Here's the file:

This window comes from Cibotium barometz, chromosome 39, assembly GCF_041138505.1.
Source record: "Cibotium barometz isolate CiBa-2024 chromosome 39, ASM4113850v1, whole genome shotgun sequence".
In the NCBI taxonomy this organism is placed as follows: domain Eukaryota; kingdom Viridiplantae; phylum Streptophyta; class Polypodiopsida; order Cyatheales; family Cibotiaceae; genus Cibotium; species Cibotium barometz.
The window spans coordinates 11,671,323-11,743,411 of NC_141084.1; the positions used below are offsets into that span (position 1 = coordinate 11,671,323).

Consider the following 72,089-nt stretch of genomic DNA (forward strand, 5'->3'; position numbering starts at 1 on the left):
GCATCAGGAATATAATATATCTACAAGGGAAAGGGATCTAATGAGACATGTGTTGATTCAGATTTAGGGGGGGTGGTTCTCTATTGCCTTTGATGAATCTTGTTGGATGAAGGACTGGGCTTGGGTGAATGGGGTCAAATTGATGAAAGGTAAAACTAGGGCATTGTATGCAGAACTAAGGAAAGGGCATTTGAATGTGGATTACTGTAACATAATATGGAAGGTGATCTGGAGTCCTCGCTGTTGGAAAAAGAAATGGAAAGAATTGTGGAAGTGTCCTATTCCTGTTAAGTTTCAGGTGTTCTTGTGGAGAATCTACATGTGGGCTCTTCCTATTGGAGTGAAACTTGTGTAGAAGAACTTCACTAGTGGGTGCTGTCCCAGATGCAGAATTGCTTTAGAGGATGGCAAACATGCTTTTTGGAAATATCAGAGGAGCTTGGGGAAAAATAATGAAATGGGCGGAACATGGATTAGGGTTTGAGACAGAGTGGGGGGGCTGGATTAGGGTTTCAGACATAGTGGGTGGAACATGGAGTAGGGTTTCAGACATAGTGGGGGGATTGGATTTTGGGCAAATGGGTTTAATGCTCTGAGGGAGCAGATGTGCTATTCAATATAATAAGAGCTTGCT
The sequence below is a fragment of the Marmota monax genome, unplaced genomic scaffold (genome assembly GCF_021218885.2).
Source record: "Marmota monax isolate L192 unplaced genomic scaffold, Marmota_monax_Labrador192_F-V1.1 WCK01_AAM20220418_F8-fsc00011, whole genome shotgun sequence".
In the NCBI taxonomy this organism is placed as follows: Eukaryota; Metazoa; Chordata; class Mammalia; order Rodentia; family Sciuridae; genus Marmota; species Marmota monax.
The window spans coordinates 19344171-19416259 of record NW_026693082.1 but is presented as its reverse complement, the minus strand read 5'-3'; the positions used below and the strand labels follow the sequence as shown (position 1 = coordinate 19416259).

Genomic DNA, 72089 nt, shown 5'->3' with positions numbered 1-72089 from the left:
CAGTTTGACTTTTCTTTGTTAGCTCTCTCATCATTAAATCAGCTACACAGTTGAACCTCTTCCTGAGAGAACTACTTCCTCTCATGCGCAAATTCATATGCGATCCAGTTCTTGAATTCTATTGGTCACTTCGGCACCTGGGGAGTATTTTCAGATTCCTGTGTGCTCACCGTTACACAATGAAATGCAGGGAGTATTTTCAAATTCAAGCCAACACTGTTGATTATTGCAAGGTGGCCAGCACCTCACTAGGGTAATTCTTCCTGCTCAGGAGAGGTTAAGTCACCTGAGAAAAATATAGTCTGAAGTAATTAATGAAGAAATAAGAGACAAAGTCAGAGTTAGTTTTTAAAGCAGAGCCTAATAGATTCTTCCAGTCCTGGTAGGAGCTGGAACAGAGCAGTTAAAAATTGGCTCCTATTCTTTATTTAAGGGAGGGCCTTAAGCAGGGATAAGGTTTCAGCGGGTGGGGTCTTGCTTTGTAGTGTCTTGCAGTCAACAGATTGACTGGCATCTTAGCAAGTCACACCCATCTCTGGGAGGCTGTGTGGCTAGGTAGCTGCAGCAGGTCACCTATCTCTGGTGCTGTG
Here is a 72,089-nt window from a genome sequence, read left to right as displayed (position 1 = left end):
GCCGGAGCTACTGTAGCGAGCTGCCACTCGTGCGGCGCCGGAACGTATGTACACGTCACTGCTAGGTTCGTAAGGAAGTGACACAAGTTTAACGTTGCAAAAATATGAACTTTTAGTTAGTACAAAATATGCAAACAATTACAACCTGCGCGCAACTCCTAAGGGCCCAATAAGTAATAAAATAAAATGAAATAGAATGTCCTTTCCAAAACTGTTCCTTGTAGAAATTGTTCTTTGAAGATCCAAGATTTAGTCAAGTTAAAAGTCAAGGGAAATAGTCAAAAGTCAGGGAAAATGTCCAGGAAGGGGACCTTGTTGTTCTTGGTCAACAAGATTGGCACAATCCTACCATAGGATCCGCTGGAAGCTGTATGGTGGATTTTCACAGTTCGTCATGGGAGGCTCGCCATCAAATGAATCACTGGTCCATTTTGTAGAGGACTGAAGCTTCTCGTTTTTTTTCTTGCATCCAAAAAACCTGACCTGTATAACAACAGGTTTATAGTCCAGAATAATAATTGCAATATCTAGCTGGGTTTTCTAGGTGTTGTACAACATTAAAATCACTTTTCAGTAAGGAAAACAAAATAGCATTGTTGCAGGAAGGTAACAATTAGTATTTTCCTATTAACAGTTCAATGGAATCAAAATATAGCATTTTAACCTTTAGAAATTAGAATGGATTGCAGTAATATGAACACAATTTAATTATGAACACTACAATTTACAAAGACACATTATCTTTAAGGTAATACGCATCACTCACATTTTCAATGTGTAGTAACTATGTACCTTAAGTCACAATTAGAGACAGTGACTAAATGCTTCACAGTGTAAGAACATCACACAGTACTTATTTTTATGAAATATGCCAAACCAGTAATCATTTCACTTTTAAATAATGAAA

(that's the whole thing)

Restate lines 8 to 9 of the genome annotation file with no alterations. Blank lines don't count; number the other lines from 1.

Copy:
Source record: "Marmota monax isolate L192 unplaced genomic scaffold, Marmota_monax_Labrador192_F-V1.1 WCK01_AAM20220418_F8-fsc00011, whole genome shotgun sequence".
In the NCBI taxonomy this organism is placed as follows: Eukaryota; Metazoa; Chordata; class Mammalia; order Rodentia; family Sciuridae; genus Marmota; species Marmota monax.